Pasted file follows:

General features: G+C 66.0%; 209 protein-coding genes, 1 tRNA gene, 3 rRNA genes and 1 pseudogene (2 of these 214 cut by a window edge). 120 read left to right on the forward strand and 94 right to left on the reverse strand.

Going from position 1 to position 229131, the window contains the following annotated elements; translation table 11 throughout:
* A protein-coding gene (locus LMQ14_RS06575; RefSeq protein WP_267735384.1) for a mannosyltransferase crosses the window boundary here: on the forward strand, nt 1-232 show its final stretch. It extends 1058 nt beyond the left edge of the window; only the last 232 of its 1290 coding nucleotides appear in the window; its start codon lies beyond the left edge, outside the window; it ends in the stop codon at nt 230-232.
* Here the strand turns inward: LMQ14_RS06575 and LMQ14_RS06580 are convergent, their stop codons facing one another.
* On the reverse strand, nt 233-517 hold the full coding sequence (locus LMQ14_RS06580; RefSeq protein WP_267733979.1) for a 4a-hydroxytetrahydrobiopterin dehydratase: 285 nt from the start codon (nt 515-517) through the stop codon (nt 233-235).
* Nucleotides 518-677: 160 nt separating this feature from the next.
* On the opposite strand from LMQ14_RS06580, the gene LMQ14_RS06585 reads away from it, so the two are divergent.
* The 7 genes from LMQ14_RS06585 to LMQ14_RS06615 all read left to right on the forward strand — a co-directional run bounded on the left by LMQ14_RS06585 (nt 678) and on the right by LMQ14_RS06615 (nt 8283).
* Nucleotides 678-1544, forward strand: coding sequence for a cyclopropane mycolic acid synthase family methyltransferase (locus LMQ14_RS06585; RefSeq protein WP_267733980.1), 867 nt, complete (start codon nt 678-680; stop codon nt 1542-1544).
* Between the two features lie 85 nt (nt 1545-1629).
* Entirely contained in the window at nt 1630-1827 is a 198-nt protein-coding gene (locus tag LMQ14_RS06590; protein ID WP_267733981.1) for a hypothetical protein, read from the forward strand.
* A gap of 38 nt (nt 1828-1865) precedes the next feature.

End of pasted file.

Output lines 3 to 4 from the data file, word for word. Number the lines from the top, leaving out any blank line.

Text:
* A protein-coding gene (locus LMQ14_RS06575; RefSeq protein WP_267735384.1) for a mannosyltransferase crosses the window boundary here: on the forward strand, nt 1-232 show its final stretch. It extends 1058 nt beyond the left edge of the window; only the last 232 of its 1290 coding nucleotides appear in the window; its start codon lies beyond the left edge, outside the window; it ends in the stop codon at nt 230-232.
* Here the strand turns inward: LMQ14_RS06575 and LMQ14_RS06580 are convergent, their stop codons facing one another.